Week twenty-two: Joshua 1–8; 23–24
Rahab, the harlot of Jericho, maybe a woman you might want to judge for her mistakes, as in the earlier story of Tamar, the daughter-in-law of Judah. Some scholars think she might have been an innkeeper; other scholars think she probably was a prostitute, which is why she could so easily hide two men in her apartment without any trouble. But her previous sins did not stop her from recognizing the Israelite spies as men of God. She said to the spies: “I know that the Lord hath given you the land… and that all the inhabitants of the land faint because of you.” (Joshua 2:9)
The gospel of Jesus Christ gives us hope that we can change, through faith in Him and His Atonement. In the Old Testament, we read the story of many people who initially may seem like “bad examples.” As Ellis T. Rasmussen explained, “[T]he writers of biblical records were very frank about people and deeds, good and bad. In a way, these accounts are disheartening, but on the other hand they enhance the credibility of the whole biblical account. The writers truthfully told both the vices and the virtues of heroes and villains, people and kings, prophets and priests.”[i]
Joshua was leading the children of Israel to their promised land, but the great city of Jericho stood in their way. The doors of the city were shut – no one could come in or out. The Lord told Joshua and his men of war to circle the city once every day for six days. On the seventh day, seven priests with trumpets of ram’s horns and the ark of the covenant were to go before the group. The Lord told Joshua and his people to circle the city seven times and then blow the horns. On this final time, all the people were to shout a great shout, and the city walls would come tumbling down.
Why seven times? David J. Ridges explained that “Seven was used numerous times in the law of Moses to symbolize the covenant. This number means completeness, perfection as used in the scriptures. Perfection comes eventually through the help of the Lord, through making and keeping covenants. Through strict obedience to the Lord’s instruction for conquering Jericho, the Israelites succeeded because of the ‘perfect’ power of the Lord, represented by the number seven.” [ii]
Only Rahab and those in her household were left alive. To the men who had been hidden by Rahab, Joshua told them: “Go into the harlot’s house, and bring out thence the woman, and all that she hath, as ye sware unto her, And Joshua saved Rahab the harlot alive and her father’s household and all that she had: and she dwelleth in Israel even unto this day: because she hid the messengers, which Joshua sent to spy out Jericho.” (Joshua 6:22, 25)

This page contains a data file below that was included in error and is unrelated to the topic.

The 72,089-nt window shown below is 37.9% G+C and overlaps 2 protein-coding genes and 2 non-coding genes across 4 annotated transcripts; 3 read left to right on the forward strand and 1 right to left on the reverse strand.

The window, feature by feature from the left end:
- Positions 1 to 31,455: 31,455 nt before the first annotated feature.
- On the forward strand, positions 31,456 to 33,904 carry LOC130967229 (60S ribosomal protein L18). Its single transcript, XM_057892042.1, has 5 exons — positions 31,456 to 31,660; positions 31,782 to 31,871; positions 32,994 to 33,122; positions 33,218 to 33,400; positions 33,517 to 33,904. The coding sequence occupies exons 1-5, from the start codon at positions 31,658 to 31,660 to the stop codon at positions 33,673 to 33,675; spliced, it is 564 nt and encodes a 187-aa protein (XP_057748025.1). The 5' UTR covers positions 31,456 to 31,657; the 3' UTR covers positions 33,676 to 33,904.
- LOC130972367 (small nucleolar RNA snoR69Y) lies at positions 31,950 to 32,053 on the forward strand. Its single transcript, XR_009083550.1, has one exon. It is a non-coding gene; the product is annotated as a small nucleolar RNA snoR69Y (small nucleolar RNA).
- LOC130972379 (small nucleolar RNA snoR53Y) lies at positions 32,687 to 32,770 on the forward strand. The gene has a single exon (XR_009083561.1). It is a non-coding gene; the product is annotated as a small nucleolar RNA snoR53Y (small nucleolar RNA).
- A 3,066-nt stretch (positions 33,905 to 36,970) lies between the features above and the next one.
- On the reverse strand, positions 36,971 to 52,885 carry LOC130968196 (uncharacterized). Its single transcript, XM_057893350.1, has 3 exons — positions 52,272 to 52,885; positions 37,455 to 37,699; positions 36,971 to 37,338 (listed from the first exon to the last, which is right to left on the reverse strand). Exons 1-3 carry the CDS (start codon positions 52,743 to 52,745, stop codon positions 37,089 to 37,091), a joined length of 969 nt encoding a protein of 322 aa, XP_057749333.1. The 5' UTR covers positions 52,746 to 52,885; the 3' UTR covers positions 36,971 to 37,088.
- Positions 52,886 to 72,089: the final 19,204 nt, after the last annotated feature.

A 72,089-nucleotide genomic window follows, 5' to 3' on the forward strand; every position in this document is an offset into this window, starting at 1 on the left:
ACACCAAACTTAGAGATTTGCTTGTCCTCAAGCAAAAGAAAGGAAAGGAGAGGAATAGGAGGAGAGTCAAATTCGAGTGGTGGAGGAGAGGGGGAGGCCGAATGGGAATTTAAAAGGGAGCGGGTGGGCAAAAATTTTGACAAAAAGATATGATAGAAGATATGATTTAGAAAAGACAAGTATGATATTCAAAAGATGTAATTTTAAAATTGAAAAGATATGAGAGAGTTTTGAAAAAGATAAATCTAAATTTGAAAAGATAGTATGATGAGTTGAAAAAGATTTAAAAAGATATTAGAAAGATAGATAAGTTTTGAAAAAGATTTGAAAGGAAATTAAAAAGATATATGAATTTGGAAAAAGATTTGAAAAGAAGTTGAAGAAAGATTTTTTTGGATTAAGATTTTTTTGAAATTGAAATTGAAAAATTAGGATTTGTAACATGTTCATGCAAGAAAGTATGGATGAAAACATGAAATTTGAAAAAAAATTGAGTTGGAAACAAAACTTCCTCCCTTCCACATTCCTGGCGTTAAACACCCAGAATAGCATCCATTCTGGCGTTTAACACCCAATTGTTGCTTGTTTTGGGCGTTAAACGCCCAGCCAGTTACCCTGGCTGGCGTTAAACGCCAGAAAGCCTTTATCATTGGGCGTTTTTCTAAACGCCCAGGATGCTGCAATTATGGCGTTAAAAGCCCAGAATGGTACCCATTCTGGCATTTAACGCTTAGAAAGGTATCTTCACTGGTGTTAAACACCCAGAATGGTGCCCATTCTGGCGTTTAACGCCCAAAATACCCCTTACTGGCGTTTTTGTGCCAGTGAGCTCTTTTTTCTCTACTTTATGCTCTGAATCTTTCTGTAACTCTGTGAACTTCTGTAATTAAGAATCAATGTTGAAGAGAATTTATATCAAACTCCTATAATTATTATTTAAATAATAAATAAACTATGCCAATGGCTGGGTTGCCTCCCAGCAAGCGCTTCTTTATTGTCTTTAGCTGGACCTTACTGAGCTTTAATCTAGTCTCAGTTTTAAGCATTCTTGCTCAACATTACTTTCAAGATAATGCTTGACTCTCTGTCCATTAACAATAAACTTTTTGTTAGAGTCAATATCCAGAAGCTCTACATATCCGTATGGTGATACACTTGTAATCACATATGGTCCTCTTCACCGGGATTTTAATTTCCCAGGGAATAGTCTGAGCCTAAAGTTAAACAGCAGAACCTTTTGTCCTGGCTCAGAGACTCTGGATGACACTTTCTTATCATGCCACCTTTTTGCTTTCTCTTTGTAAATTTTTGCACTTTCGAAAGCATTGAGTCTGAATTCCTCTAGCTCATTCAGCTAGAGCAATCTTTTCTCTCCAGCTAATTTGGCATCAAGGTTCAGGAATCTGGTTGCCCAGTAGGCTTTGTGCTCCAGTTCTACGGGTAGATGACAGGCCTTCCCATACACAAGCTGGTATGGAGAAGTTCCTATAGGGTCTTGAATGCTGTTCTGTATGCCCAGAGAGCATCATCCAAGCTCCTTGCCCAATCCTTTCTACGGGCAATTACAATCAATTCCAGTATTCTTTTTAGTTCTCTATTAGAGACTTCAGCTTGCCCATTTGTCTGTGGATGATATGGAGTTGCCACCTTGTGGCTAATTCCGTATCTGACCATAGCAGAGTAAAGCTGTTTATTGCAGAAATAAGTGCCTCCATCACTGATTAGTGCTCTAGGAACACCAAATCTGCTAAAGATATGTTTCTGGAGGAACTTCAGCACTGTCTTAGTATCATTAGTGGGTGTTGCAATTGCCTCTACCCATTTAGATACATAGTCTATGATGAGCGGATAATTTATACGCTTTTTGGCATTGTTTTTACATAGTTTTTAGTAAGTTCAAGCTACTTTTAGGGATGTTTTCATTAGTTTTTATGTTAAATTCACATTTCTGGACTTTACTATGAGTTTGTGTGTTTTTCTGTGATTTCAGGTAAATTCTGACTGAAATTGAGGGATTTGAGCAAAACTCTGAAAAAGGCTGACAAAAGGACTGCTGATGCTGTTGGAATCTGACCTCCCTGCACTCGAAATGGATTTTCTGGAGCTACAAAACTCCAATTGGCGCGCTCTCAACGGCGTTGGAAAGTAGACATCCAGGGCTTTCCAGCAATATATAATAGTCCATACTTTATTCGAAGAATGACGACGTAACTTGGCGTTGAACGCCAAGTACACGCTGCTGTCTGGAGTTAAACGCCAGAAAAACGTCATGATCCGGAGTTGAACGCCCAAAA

Rahab in Hebrew means “spacious”[iii] or “broad.”[iv] Rahab’s influence truly became broad as she stayed with Israel and became a part of the covenant people. Her faith was even referenced by apostles in the New Testament. Paul used Rahab’s story as an example of faith: “By faith the walls of Jericho fell down, after they were compassed about seven days. By faith the harlot Rahab perished not with them that believed not, when she had received the spies with peace.” (Hebrews 11:30-31).
In James’ discourse on faith and good works, he also used Rahab as an example of good works: “Ye see then how that by works a man is justified and not by faith only. Likewise also was not Rahab the harlot justified by works, when she had received the messengers and had sent them out another way?” (James 2: 24-25) James concluded his thought by writing “so faith without works is dead…” (James 2:26)
“Rahab was accepted into the nation of Israel to such an extent that she was able to marry into the royal family of Judah. She married Salmon, the son of Nahshon. Nahshon was the leader of the tribe of Judah and commanded their army.”[v] The son of Rahab and Salmon was Boaz. Boaz married Ruth, another Gentile who converted to the God of Israel. Because of Rahab’s faith and conversion, her son is mentioned in Matthew’s genealogy of the Savior.[vi]
Rahab’s example is one of humility and repentance. The Apostle Peter taught: “The Lord knoweth how to deliver the godly out of temptations.” (II Peter 2:9). If we put our trust in Him, the Lord will also deliver us out of temptations.
May you find joy in the Lord as you trust in Him and in His power of deliverance this week.
[i] Ellis T. Rasmussen, The Unchanging Gospel of Two Testaments, Ensign, October 1973.
[ii] David J. Ridges, Your Study of the Old Testament Made Easier, 2006, p. 299.
[iii] She shall be called Woman: Women of the Old Testament. Ensign, September 2006
[iv] Bible Dictionary, p. 759
[v]Rex Rouis, Rahab: The Harlot in the Genealogy of Christ, https://www.hopefaithprayer.com/rahab-harlot-genealogy-christ/
[vi] Matthew 1:5